The Slowness of God
This post is inspired by a chapter in Pope Benedict’s book Jesus of Nazareth. It is a letter that was given to the writer’s boyfriend to explain her appreciation for God’s timing and the importance of waiting.
Being in a committed relationship is quite an accomplishment considering the time period we live in, which is predominantly based on the pursuit of pleasure. It is also the age of rampant infidelity and the inability to commit to one person. What is even more surprising is being in the early-twenties and practicing Catholics. This sure seems like a lot of burdens and restrictions for a young man and woman to face. I am certain most people would utter “impossible!” if they knew all of these details of our life together. But here we are, seven years later. I think it is fair to say that this is something we can be proud of and perhaps it is also a good indication of our stubbornness and determination.
Before I met you, every opportunity that was presented to me where I could make a wish, such as birthdays, New Year’s, or shooting stars, I would make the same wish. I would close my eyes and ask for somebody to finally come into my life and love me. I so desperately wanted to be loved and needed. And after years of wishing, you came into my life. All of that wishing was, unbeknownst to me, a prayer. I did not think God was out there or interested in listening to someone as insignificant as me…but things like that could never stop the Creator of the universe.
God moves ever so slowly and gently throughout all existence. He is not one for dramatic appearances or flashy surprises, rather He bides His infinite time. If we ponder the history and progression of our universe then we clearly see God’s nature, nothing is rushed and everything is revealed in due time according to His grand design. In Genesis, we see the gradual progression of the creation of Earth. Day by day, new things are revealed; sky, water, and dirt, everything that will contain God’s greatest creation of all: man and woman. For Adam “there was not found a helper like himself”, so God, recognizing that it is not good for man to be alone, took one rib from him in order to create woman. John Paul II said that the first exclamation of love can be attributed to Adam when he says: “This now is bone of my bones, and flesh of my flesh; she shall be called woman, because she was taken out of man.”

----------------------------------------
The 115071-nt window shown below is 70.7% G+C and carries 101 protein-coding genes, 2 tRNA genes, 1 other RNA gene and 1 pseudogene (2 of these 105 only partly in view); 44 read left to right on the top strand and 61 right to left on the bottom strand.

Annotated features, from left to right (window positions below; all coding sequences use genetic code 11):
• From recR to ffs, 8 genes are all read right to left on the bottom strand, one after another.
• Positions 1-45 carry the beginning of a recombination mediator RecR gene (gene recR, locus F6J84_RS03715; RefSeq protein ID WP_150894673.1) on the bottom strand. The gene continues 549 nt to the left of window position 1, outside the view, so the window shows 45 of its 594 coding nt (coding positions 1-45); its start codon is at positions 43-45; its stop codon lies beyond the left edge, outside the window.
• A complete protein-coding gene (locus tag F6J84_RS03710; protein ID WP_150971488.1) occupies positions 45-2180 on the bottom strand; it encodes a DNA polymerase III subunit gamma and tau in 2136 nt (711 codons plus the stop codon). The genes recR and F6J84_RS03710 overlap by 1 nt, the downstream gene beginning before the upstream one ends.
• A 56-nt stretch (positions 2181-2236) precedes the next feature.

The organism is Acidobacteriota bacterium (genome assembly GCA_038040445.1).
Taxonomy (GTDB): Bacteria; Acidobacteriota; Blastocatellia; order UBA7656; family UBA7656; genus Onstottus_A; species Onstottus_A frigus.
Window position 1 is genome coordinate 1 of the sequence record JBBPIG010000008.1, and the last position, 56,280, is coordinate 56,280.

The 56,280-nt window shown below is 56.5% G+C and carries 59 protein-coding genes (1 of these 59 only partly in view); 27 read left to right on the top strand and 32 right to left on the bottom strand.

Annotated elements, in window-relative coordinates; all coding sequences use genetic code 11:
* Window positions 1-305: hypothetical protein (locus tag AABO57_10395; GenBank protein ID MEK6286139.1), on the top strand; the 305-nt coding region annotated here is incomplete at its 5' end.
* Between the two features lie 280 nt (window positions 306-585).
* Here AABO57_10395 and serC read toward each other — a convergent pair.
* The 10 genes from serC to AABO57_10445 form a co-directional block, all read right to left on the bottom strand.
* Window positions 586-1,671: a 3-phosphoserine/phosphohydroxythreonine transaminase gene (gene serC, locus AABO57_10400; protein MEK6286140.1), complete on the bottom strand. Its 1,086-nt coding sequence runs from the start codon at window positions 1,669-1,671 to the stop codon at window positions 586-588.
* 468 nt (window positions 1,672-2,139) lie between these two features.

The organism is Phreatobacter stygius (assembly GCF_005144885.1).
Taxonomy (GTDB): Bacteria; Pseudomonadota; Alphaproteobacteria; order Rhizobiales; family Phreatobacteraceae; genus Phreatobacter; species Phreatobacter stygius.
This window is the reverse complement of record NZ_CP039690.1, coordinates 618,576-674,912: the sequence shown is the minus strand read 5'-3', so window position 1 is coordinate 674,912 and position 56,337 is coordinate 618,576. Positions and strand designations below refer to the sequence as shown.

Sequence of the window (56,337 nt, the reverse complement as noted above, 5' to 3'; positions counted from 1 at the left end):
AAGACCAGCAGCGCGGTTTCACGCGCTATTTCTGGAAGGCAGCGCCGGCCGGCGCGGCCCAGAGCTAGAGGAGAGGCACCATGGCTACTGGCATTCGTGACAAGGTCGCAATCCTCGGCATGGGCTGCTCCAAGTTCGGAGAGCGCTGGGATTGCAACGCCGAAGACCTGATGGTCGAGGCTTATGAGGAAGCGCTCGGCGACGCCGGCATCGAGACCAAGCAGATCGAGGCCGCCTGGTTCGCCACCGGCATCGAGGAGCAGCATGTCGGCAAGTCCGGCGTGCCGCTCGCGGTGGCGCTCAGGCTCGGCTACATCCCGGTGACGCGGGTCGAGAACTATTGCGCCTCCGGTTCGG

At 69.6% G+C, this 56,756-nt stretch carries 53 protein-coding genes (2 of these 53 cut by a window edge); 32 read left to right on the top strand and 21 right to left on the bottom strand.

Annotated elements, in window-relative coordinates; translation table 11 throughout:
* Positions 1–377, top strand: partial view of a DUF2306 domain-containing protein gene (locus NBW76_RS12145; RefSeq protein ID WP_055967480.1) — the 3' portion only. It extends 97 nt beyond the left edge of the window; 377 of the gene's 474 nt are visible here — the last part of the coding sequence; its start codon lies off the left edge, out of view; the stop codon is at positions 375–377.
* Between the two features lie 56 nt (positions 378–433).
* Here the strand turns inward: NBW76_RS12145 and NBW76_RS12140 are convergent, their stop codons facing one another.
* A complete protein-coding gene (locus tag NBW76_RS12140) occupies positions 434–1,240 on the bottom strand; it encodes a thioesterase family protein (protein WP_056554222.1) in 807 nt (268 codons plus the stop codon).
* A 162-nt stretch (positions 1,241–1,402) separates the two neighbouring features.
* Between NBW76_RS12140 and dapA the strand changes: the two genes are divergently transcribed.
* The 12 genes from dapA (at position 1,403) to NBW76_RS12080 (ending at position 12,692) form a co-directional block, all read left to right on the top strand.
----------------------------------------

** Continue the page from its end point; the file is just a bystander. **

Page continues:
When Adam and Eve fall, God does not abandon them but promises them salvation. He says to Satan: “I will put enmities between thee and the woman, and thy seed and her seed: she shall crush thy head, and thou shalt lie in wait for her heel.” Furthermore, we see that the Father clothes his children before they depart from the garden. This reminds me of a passage from Matthew: “Be not solicitous therefore, saying, what shall we eat: or what shall we drink, or wherewith shall we be clothed? For after all these things do the heathens seek. For your Father knoweth that you have need of all these things.” This is a wonderful testament God’s enduring compassion for us despite the amount of times we fail him by deliberately disregarding His decrees. How appropriate is this image when we reflect on the many times we sin and cast ourselves from the Garden He has provided for us. How much more privileged are we than Adam and Eve to have the sacrament of reconciliation, so we can restore our relationship with Him at any given moment, in comparison to how long Adam and Eve had to wait for Christ. However, we could not have this gift without the ultimate restorative privilege of Mary’s fiat, her unfaltering “yes” to the Almighty to deliver Christ into this fallen world.